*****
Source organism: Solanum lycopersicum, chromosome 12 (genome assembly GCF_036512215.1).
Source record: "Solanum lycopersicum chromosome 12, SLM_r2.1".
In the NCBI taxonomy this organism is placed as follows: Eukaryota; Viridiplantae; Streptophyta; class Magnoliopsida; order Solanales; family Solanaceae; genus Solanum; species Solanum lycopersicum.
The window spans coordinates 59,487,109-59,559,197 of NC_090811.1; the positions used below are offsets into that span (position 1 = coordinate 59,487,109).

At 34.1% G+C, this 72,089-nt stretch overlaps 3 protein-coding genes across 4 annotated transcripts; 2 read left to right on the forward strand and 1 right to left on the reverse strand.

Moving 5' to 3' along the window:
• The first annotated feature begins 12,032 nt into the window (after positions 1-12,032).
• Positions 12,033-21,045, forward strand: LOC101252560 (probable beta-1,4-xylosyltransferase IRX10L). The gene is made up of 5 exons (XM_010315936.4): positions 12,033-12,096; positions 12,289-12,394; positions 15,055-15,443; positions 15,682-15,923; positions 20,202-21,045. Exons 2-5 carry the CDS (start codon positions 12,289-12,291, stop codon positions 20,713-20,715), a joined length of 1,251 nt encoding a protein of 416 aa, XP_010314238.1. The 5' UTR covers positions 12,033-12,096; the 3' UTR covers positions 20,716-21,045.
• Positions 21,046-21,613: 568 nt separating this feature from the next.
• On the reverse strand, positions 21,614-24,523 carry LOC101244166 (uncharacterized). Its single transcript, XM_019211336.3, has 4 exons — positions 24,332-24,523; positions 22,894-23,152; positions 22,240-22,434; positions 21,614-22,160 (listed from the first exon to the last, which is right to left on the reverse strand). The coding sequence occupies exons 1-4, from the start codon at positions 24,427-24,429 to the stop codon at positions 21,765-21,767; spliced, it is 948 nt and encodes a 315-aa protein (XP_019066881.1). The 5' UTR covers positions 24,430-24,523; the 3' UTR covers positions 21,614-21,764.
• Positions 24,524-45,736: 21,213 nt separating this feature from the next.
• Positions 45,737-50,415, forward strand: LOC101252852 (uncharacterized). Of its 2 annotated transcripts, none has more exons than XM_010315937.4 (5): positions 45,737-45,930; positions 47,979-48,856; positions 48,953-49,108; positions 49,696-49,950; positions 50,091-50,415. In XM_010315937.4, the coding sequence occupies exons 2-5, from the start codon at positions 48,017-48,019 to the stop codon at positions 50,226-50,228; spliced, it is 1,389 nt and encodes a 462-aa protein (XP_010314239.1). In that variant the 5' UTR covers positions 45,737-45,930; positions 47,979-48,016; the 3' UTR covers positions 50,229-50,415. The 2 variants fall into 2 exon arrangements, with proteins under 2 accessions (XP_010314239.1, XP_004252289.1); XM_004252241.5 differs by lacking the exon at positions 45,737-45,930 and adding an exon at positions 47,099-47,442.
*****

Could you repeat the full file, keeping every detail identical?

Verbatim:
Source organism: Solanum lycopersicum, chromosome 12 (genome assembly GCF_036512215.1).
Source record: "Solanum lycopersicum chromosome 12, SLM_r2.1".
In the NCBI taxonomy this organism is placed as follows: Eukaryota; Viridiplantae; Streptophyta; class Magnoliopsida; order Solanales; family Solanaceae; genus Solanum; species Solanum lycopersicum.
The window spans coordinates 59,487,109-59,559,197 of NC_090811.1; the positions used below are offsets into that span (position 1 = coordinate 59,487,109).

At 34.1% G+C, this 72,089-nt stretch overlaps 3 protein-coding genes across 4 annotated transcripts; 2 read left to right on the forward strand and 1 right to left on the reverse strand.

Moving 5' to 3' along the window:
• The first annotated feature begins 12,032 nt into the window (after positions 1-12,032).
• Positions 12,033-21,045, forward strand: LOC101252560 (probable beta-1,4-xylosyltransferase IRX10L). The gene is made up of 5 exons (XM_010315936.4): positions 12,033-12,096; positions 12,289-12,394; positions 15,055-15,443; positions 15,682-15,923; positions 20,202-21,045. Exons 2-5 carry the CDS (start codon positions 12,289-12,291, stop codon positions 20,713-20,715), a joined length of 1,251 nt encoding a protein of 416 aa, XP_010314238.1. The 5' UTR covers positions 12,033-12,096; the 3' UTR covers positions 20,716-21,045.
• Positions 21,046-21,613: 568 nt separating this feature from the next.
• On the reverse strand, positions 21,614-24,523 carry LOC101244166 (uncharacterized). Its single transcript, XM_019211336.3, has 4 exons — positions 24,332-24,523; positions 22,894-23,152; positions 22,240-22,434; positions 21,614-22,160 (listed from the first exon to the last, which is right to left on the reverse strand). The coding sequence occupies exons 1-4, from the start codon at positions 24,427-24,429 to the stop codon at positions 21,765-21,767; spliced, it is 948 nt and encodes a 315-aa protein (XP_019066881.1). The 5' UTR covers positions 24,430-24,523; the 3' UTR covers positions 21,614-21,764.
• Positions 24,524-45,736: 21,213 nt separating this feature from the next.
• Positions 45,737-50,415, forward strand: LOC101252852 (uncharacterized). Of its 2 annotated transcripts, none has more exons than XM_010315937.4 (5): positions 45,737-45,930; positions 47,979-48,856; positions 48,953-49,108; positions 49,696-49,950; positions 50,091-50,415. In XM_010315937.4, the coding sequence occupies exons 2-5, from the start codon at positions 48,017-48,019 to the stop codon at positions 50,226-50,228; spliced, it is 1,389 nt and encodes a 462-aa protein (XP_010314239.1). In that variant the 5' UTR covers positions 45,737-45,930; positions 47,979-48,016; the 3' UTR covers positions 50,229-50,415. The 2 variants fall into 2 exon arrangements, with proteins under 2 accessions (XP_010314239.1, XP_004252289.1); XM_004252241.5 differs by lacking the exon at positions 45,737-45,930 and adding an exon at positions 47,099-47,442.